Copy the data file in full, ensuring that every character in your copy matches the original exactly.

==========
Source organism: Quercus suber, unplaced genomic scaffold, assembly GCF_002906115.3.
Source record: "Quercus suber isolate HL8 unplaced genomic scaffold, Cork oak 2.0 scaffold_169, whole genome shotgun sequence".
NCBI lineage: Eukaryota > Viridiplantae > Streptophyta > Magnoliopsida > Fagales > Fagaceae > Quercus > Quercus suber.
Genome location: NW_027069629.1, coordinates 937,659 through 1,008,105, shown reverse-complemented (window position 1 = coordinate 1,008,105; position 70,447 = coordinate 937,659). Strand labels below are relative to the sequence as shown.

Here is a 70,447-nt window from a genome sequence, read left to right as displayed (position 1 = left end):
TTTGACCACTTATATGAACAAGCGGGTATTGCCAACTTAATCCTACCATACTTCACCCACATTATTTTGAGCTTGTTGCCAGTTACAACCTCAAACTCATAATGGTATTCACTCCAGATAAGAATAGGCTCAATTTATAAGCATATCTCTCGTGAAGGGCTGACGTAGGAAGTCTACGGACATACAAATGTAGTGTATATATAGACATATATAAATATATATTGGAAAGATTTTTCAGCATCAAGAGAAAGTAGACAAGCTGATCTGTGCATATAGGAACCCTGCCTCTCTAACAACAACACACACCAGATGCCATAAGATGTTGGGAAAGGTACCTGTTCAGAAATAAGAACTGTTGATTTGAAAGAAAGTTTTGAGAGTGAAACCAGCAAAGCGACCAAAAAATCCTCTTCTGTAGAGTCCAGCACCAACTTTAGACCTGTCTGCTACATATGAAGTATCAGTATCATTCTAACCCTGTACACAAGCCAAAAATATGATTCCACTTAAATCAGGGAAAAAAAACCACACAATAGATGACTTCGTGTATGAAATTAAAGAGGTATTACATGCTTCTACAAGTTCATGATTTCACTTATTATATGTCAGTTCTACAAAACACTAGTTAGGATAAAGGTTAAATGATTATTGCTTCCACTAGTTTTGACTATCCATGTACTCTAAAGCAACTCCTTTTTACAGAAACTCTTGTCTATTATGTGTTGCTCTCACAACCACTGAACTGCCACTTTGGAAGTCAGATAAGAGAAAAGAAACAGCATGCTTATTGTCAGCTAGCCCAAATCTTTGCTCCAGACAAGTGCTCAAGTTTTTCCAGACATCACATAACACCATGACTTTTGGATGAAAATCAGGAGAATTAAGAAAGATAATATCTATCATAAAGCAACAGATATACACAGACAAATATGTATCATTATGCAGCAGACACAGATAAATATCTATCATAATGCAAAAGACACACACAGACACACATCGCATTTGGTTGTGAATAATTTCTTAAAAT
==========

Source organism: Quercus suber, unplaced genomic scaffold, assembly GCF_002906115.3.
Source record: "Quercus suber isolate HL8 unplaced genomic scaffold, Cork oak 2.0 scaffold_169, whole genome shotgun sequence".
NCBI lineage: Eukaryota > Viridiplantae > Streptophyta > Magnoliopsida > Fagales > Fagaceae > Quercus > Quercus suber.
Genome location: NW_027069629.1, coordinates 937,659 through 1,008,105, shown reverse-complemented (window position 1 = coordinate 1,008,105; position 70,447 = coordinate 937,659). Strand labels below are relative to the sequence as shown.

Here is a 70,447-nt window from a genome sequence, read left to right as displayed (position 1 = left end):
TTTGACCACTTATATGAACAAGCGGGTATTGCCAACTTAATCCTACCATACTTCACCCACATTATTTTGAGCTTGTTGCCAGTTACAACCTCAAACTCATAATGGTATTCACTCCAGATAAGAATAGGCTCAATTTATAAGCATATCTCTCGTGAAGGGCTGACGTAGGAAGTCTACGGACATACAAATGTAGTGTATATATAGACATATATAAATATATATTGGAAAGATTTTTCAGCATCAAGAGAAAGTAGACAAGCTGATCTGTGCATATAGGAACCCTGCCTCTCTAACAACAACACACACCAGATGCCATAAGATGTTGGGAAAGGTACCTGTTCAGAAATAAGAACTGTTGATTTGAAAGAAAGTTTTGAGAGTGAAACCAGCAAAGCGACCAAAAAATCCTCTTCTGTAGAGTCCAGCACCAACTTTAGACCTGTCTGCTACATATGAAGTATCAGTATCATTCTAACCCTGTACACAAGCCAAAAATATGATTCCACTTAAATCAGGGAAAAAAAACCACACAATAGATGACTTCGTGTATGAAATTAAAGAGGTATTACATGCTTCTACAAGTTCATGATTTCACTTATTATATGTCAGTTCTACAAAACACTAGTTAGGATAAAGGTTAAATGATTATTGCTTCCACTAGTTTTGACTATCCATGTACTCTAAAGCAACTCCTTTTTACAGAAACTCTTGTCTATTATGTGTTGCTCTCACAACCACTGAACTGCCACTTTGGAAGTCAGATAAGAGAAAAGAAACAGCATGCTTATTGTCAGCTAGCCCAAATCTTTGCTCCAGACAAGTGCTCAAGTTTTTCCAGACATCACATAACACCATGACTTTTGGATGAAAATCAGGAGAATTAAGAAAGATAATATCTATCATAAAGCAACAGATATACACAGACAAATATGTATCATTATGCAGCAGACACAGATAAATATCTATCATAATGCAAAAGACACACACAGACACACATCGCATTTGGTTGTGAATAATTTCTTAAAAT